• Feelings of dizziness or lightheadedness, sometimes causing fainting spells.
  • Difficulty breathing, specifically during physical activity or periods of heightened heart rate.
  • Extended episodes of tachycardia cause feelings of fatigue or weakness as the heart has to work extra and harder than normal.

Symptoms of Bradycardia:

  • Feelings of tiredness or weakness, as the body doesn’t receive sufficient oxygenated blood.
  • Decreased blood flow to the brain because of a slow heart rate resulting in dizziness or lightheadedness.
  • Insufficient blood flow to the brain may cause fainting or near-fainting episodes.
  • Shortness of breath: Bradycardia can lead to decreased cardiac output, resulting in difficulty breathing, especially during exertion.
  • Chest pain or discomfort: Some individuals with bradycardia may experience chest pain or discomfort, particularly if the heart is not pumping enough blood to meet the body's demands.

What are the causes of Tachycardia and Bradycardia?

Tachycardia and bradycardia occur from different underlying causes that range from physiological responses to pathological conditions.

Causes of Tachycardia:

  • Consuming heavy alcohol regularly 
  • Heavy smoker 
  • Using illegal drugs like cocaine or amphetamines 
  • Side effects of certain medications 
  • Congenital heart defects 
  • Obstructive sleep apnea 
  • Insufficient blood flow in the coronary artery 
  • Structural heart illnesses 
  • Imbalances in electrolytes
  • Cardiomyopathy
  • Congenital heart diseases such as QT syndrome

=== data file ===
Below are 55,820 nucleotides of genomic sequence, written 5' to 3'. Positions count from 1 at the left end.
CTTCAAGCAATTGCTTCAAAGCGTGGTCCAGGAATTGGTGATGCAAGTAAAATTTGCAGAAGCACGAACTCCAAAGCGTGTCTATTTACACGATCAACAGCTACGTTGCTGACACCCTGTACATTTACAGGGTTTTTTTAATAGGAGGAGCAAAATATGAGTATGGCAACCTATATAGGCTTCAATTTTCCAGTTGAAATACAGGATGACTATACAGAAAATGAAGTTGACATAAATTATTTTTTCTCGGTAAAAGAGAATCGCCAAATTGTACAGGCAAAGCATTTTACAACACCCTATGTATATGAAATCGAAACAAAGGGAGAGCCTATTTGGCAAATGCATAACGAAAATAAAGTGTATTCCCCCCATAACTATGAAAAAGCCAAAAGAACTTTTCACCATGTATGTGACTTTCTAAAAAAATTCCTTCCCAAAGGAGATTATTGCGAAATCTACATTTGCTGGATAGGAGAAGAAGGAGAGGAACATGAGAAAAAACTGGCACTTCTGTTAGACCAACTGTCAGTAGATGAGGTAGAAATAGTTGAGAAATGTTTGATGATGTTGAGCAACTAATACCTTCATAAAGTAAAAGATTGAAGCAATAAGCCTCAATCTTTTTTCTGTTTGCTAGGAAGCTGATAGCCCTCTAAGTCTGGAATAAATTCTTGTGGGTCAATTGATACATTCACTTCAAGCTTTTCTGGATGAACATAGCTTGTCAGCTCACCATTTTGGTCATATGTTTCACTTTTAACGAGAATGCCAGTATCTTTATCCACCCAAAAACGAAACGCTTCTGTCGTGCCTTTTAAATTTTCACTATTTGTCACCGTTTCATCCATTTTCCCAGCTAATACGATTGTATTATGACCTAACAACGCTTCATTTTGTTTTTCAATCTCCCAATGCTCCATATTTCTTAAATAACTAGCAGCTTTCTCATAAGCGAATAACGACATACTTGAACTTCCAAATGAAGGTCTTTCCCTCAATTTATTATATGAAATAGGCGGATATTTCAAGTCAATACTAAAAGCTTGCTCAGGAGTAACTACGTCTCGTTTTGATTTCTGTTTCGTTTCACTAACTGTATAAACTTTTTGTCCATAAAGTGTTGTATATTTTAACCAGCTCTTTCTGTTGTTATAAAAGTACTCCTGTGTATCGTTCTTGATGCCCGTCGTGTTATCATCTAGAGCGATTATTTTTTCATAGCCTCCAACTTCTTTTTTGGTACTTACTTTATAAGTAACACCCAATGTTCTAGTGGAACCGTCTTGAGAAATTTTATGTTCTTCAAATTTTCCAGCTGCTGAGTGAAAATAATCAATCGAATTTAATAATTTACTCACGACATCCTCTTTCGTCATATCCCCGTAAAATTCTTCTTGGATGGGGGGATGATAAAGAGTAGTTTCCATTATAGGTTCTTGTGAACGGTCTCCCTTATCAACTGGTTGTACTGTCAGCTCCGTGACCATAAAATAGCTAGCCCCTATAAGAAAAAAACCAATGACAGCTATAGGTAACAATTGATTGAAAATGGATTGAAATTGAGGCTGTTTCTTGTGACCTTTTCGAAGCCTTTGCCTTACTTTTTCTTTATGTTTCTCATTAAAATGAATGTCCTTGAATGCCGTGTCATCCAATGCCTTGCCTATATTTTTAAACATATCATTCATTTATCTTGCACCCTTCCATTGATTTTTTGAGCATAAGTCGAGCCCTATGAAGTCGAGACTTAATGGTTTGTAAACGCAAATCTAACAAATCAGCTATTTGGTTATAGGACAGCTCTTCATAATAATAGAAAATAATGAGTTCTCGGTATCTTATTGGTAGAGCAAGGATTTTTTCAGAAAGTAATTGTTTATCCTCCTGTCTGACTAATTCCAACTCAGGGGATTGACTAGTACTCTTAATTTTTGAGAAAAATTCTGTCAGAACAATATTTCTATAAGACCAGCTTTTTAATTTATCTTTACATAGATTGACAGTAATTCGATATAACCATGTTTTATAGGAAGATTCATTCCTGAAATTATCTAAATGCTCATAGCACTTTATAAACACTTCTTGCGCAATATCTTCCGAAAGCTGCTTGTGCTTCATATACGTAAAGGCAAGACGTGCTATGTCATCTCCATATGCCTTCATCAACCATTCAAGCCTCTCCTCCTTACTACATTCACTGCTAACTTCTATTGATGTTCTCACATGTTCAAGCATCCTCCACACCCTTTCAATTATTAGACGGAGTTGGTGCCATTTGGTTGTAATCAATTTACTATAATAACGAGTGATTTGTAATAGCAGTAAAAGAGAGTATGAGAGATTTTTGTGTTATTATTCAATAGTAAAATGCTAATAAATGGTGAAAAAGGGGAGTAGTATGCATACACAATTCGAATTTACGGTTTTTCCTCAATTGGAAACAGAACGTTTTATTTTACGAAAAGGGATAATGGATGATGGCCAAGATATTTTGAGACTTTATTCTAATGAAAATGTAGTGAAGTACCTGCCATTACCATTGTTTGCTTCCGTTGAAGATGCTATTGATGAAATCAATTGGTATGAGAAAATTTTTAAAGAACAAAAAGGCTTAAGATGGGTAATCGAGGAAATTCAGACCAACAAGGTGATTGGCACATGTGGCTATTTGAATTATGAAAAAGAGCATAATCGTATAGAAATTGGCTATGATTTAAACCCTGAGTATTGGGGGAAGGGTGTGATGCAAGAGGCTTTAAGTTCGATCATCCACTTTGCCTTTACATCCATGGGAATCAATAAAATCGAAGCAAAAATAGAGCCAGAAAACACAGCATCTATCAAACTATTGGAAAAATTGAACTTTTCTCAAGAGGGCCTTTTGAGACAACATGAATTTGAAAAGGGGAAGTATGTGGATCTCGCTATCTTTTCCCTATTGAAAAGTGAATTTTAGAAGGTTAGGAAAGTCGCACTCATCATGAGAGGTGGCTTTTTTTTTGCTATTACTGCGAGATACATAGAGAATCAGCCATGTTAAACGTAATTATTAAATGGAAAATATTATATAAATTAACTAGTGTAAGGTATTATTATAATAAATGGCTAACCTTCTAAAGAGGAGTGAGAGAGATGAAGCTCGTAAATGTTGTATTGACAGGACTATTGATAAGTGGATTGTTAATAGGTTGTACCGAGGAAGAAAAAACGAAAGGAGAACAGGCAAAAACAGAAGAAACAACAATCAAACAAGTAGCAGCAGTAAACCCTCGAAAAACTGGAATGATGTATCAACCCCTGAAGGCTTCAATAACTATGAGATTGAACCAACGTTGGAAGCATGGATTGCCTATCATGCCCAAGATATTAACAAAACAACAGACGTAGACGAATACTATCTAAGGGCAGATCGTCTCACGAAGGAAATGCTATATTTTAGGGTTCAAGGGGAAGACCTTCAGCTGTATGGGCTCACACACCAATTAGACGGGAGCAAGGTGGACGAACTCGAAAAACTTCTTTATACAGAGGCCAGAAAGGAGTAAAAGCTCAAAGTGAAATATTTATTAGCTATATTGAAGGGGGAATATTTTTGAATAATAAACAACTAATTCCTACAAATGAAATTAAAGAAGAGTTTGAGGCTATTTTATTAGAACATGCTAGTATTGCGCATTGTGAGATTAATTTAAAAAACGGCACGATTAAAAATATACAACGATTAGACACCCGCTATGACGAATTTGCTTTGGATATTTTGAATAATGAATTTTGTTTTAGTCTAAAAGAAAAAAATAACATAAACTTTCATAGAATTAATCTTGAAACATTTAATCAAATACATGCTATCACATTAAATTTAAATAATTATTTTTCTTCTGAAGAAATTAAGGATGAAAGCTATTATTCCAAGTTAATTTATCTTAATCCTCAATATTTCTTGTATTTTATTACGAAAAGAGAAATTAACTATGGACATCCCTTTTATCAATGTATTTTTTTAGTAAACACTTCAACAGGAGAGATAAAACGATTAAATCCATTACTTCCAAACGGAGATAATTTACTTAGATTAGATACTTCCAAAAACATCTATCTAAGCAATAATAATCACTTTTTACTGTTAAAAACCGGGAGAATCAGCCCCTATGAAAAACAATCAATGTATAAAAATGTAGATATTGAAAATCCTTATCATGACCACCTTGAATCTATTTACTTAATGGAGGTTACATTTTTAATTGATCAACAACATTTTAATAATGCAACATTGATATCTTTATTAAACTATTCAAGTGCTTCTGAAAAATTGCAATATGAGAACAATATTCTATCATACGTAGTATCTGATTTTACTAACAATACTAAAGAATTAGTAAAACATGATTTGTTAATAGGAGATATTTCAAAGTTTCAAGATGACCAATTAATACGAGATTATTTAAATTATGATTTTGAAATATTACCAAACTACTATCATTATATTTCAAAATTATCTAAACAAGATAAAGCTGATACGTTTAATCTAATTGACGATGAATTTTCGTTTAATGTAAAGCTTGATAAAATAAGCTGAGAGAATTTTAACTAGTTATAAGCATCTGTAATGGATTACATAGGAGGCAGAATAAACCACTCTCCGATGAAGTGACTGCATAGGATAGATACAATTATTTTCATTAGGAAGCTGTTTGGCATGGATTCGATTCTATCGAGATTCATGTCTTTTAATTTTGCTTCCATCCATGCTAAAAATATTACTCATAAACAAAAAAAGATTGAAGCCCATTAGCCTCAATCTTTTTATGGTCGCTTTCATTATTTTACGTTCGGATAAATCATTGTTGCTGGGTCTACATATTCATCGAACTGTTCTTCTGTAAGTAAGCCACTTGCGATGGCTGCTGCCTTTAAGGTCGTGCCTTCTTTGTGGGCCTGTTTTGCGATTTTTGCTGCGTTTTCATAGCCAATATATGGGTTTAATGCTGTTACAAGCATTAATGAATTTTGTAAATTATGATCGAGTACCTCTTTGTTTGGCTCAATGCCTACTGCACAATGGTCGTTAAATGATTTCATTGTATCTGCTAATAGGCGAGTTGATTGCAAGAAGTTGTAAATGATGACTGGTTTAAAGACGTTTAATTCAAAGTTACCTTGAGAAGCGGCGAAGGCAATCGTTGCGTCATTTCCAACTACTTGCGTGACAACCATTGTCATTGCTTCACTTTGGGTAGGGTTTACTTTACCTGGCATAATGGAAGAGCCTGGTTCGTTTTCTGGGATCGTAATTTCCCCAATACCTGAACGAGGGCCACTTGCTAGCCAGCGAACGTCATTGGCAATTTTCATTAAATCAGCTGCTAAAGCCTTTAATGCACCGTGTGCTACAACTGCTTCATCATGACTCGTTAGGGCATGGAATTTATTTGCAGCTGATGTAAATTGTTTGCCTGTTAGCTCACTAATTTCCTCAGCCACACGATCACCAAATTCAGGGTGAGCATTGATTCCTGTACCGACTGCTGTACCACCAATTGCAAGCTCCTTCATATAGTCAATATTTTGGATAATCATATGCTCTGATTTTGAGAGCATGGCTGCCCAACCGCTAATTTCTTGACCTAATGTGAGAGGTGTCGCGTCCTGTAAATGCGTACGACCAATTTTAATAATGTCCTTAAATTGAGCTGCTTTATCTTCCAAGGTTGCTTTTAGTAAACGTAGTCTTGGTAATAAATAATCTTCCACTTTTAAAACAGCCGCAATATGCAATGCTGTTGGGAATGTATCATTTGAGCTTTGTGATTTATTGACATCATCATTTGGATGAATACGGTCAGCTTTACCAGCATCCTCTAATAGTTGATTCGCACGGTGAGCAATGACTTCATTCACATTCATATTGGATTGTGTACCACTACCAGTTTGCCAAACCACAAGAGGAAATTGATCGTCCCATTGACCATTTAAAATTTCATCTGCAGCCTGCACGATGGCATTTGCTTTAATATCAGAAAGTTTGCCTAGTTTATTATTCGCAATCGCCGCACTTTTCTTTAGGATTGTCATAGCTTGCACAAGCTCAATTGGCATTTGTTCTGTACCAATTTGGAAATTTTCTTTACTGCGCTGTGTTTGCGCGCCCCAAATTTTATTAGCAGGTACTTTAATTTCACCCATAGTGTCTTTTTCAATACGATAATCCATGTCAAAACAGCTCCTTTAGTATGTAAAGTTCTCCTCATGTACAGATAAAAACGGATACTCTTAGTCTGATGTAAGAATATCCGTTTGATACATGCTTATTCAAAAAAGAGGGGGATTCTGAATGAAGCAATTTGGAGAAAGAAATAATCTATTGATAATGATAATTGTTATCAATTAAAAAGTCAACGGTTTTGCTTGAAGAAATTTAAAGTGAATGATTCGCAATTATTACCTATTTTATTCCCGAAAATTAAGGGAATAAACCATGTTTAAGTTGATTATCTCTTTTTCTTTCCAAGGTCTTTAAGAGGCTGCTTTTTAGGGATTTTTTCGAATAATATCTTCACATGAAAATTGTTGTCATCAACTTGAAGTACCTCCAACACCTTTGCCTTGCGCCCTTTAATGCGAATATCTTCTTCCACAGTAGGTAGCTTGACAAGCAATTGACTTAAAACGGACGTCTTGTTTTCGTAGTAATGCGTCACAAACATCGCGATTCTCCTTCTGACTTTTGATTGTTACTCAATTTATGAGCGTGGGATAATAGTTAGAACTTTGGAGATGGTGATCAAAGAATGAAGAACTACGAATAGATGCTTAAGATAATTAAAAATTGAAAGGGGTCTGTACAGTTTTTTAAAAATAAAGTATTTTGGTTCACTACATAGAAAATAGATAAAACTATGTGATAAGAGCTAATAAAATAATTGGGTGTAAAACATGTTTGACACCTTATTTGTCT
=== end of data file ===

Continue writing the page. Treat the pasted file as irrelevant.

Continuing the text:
• Sarcoidosis 

Bradycardia causes

  • Issues with the heart’s sinus node 
  • Heart surgery complications 
  • Congenital heart defects
  • Heart damage due to aging, heart diseases, and heart attack
  • Heart medication side effects 
  • Issues with pathways conducting electrical impulses 
  • Heart tissue infections like Lyme disease or myocarditis
  • Calcium imbalance or potassium in the blood
  • Metabolic issues like hypothyroidism 
  • Obstructive sleep apnea

What are the diagnosis of Tachycardia and Bradycardia?

Diagnosing tachycardia and bradycardia is initiated with a combination of medical history review, physical assessment, and specialized tests intended to evaluate the heart's rhythm and functionality. Here are some of the diagnostic techniques involved:

  • Electrocardiogram (ECG or EKG): It helps in recording the electrical activity of the heart and identifying anomalies in rhythm and rate. This test offers the relevant information about the existence and type of arrhythmia.
  • Holter monitor: This is a portable device worn by the patient for 24 to 48 hours as it helps in recording the heart's electrical activity. This device captures intermittent arrhythmias that are not identified during a standard ECG.
  • Exercise stress test: This test assesses the heart's response to different physical exercises such as stationary bike, treadmill, etc. to monitor ECG and vital signs. It assists in determining exercise-induced arrhythmias and evaluating cardiovascular fitness.